Red Headed Stepchild
(The Barrett family memoir of Navy Life)
by Sophie Ruth Meranski with photos

 

Mabel Ganz left and Sophie Ruth Meranski right at 4 Wooster Street outside Meranski home Hartford after autumn 1916 move from 25 Morgan Street Hartford p 13 #98
Mabel Ganz identified by Rebekah Geetter l989. Sophie used to play jacks as a girl singing "One two button my shoe Three four shut the door Five six pick up sticks Seven eight Lay them straight Nine ten a big fat hen eleven Twelve Dig and Delve Thirteen 14 maids a-courtin l5 16 maids a kissing l7 l8 maids a waiting l9 twenty my stomach's empty My dear old grandmother lost her shhoe in the year of fourteen hundred ninety two." While living at 25 Morgan Street about l909-asutumn l9l6 Sophie had a vegetable garden near the Connecticut River in the summer of 1915. This picture with Mabel Ganz is taken after the move to Wooster Street autumn 1916, where the family lived on second floor above the grocery.A l9ll Meranski family group has been added to website.Sophie used to sing "Oil, oil, kerosene oil My oil is better than Finnegan's oil. Finnegan;s oil is water.mine's kerosene oil" "Mopving day, moving day Take you oil stove from the floor Take youstove,and there's the door." "Nineteen dear old Nineteen Fairest Classof old NINEteen. Fairest class at HARtford High love for you will never died Nineteen dear old NINEteen Fairest class of old Nineteen."-Tune of Chopin A Flat Polonaise. Also "I care not for the Hartford times i dare not read the Evening Post I do not want the Journal One Cent and the World is Mine." (tune -"Love me and the World is Mine" Sophie Meranski Barrett 1901-1987 learned the well known lines 33-36 in Hartford Public Schools and sometimes recited them from memory in later years. In School Days JOHN GREENLEAF WHITTIER 1807-1892 1 Still sits the school-house by the road, 2 A ragged beggar sleeping; 3 Around it still the sumachs grow, 4 And blackberry-vines are creeping. 5 Within, the master's desk is seen, 6 Deep scarred by raps official; 7 The warping floor, the battered seats, 8 The jack-knife's carved initial; 9 The charcoal frescos on its wall; 10 Its door's worn sill, betraying 11 The feet that, creeping slow to school, 12 Went storming out to playing! 13 Long years ago a winter sun 14 Shone over it at setting; 15 Lit up its western window-panes, 16 And low eaves' icy fretting. 17 It touched the tangled golden curls, 18 And brown eyes full of grieving, 19 Of one who still her steps delayed 20 When all the school were leaving. 21 For near her stood the little boy 22 Her childish favor singled: 23 His cap pulled low upon a face 24 Where pride and shame were mingled. 25 Pushing with restless feet the snow 26 To right and left, he lingered; -- 27 As restlessly her tiny hands 28 The blue-checked apron fingered. 29 He saw her lift her eyes; he felt 30 The soft hand's light caressing, 31 And heard the tremble of her voice, 32 As if a fault confessing. 33 "I'm sorry that I spelt the word: 34 I hate to go above you, 35 Because," -- the brown eyes lower fell, -- 36 "Because, you see, I love you!" 37 Still memory to a gray-haired man 38 That sweet child-face is showing. 39 Dear girl! the grasses on her grave 40 Have forty years been growing! 41 He lives to learn, in life's hard school, 42 How few who pass above him 43 Lament their triumph and his loss, 44 Like her, -- because they love him. {S}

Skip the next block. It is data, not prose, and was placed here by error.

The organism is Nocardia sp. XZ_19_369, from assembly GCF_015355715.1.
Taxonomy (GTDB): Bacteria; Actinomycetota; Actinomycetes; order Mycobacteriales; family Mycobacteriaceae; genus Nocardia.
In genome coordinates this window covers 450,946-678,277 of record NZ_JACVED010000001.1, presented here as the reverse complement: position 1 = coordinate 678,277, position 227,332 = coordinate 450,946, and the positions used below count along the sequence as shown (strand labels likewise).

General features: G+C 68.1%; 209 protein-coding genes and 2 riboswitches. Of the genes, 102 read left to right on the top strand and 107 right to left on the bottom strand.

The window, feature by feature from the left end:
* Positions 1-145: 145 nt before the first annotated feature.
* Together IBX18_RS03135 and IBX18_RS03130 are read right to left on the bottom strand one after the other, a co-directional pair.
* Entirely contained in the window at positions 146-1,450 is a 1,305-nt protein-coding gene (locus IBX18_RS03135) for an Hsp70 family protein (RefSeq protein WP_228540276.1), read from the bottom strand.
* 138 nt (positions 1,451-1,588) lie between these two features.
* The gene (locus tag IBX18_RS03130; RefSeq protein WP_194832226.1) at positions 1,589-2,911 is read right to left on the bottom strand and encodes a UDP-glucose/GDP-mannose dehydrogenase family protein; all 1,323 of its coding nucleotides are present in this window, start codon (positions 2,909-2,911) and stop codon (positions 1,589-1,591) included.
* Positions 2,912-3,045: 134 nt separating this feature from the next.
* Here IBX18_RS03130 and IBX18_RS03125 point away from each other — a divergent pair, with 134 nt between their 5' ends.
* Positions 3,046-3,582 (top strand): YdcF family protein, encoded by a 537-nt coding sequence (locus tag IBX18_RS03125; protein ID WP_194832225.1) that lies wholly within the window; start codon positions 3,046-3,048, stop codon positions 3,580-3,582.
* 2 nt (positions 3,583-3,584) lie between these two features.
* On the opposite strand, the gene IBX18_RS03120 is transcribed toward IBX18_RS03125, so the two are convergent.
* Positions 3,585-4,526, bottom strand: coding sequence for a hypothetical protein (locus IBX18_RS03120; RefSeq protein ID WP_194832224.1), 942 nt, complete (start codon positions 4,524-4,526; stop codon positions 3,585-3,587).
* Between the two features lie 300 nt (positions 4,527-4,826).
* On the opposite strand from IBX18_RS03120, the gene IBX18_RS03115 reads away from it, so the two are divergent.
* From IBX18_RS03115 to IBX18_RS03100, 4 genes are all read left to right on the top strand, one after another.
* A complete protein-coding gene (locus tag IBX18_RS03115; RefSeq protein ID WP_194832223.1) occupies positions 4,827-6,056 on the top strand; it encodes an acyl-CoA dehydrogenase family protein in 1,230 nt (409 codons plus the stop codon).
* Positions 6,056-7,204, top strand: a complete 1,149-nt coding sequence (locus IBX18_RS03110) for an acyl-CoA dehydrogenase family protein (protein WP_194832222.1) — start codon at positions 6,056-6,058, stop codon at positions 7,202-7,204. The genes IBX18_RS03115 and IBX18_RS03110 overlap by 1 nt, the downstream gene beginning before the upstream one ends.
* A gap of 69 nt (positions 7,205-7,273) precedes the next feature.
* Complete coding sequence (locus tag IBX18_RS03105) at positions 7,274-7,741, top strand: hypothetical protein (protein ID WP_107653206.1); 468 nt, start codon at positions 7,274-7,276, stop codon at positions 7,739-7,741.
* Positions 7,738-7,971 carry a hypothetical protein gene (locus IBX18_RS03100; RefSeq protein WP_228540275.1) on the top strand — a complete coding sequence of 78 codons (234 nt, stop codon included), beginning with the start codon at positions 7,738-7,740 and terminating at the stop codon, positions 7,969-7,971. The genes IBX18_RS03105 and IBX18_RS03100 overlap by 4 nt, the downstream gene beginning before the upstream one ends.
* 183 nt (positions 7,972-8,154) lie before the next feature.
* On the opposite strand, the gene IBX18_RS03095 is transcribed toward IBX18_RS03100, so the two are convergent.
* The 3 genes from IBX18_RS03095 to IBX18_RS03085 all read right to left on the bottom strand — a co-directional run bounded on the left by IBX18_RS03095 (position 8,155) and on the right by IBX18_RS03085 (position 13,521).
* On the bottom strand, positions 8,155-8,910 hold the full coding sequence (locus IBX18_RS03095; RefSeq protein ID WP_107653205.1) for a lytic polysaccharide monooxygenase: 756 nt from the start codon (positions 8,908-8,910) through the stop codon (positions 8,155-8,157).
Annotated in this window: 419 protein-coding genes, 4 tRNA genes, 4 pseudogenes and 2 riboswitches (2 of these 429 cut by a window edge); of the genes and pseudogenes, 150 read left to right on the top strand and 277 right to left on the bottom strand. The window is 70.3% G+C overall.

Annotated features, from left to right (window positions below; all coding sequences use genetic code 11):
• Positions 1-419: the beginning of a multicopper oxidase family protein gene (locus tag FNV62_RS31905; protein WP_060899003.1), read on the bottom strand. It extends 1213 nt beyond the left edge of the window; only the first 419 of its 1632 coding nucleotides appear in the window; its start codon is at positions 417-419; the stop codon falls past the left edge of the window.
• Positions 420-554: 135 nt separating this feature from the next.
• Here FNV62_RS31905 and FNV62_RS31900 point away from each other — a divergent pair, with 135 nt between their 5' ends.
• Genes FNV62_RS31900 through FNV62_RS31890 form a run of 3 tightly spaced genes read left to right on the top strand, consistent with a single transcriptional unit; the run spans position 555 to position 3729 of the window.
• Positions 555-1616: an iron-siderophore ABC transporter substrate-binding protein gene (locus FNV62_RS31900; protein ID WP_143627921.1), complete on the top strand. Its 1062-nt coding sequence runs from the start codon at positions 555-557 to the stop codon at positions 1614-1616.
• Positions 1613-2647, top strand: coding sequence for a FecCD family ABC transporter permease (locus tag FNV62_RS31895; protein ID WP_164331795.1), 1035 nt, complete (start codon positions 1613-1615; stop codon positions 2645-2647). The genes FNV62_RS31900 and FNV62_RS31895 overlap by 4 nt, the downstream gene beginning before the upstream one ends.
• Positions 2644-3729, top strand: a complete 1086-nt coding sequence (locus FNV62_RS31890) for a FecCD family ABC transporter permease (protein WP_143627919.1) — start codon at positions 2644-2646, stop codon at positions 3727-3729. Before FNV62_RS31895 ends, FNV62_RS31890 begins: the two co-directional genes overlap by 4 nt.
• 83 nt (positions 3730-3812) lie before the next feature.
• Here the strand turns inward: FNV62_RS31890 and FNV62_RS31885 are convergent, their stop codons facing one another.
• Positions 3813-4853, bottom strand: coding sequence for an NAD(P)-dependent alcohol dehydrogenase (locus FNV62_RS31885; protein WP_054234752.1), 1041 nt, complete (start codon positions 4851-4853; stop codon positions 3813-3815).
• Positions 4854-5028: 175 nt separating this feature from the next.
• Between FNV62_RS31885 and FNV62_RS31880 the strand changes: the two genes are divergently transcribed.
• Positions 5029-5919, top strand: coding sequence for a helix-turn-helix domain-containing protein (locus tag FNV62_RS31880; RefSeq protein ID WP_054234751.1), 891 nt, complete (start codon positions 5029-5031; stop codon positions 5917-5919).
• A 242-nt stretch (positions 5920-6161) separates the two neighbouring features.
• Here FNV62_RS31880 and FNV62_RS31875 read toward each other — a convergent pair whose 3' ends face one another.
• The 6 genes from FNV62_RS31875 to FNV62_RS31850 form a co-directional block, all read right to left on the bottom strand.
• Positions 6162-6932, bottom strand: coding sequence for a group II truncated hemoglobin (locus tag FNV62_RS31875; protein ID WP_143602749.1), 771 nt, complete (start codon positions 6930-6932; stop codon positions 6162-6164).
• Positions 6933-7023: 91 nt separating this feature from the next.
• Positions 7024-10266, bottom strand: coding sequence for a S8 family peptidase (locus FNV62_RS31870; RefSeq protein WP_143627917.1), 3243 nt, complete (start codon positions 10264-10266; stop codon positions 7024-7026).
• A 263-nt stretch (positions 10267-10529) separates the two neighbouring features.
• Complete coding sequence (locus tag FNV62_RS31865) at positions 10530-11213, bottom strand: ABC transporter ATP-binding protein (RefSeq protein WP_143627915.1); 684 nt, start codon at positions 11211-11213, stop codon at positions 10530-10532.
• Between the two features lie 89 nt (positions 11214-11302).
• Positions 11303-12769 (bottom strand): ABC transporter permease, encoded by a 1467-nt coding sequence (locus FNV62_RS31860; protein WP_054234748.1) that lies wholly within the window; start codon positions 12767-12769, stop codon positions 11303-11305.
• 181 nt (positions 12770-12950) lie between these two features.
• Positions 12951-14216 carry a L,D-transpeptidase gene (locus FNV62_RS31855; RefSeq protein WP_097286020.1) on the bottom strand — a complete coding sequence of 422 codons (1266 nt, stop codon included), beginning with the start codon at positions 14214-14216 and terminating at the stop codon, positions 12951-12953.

Subject: {S} Sophie Meranski right and mabel Ganz left
Year: 1917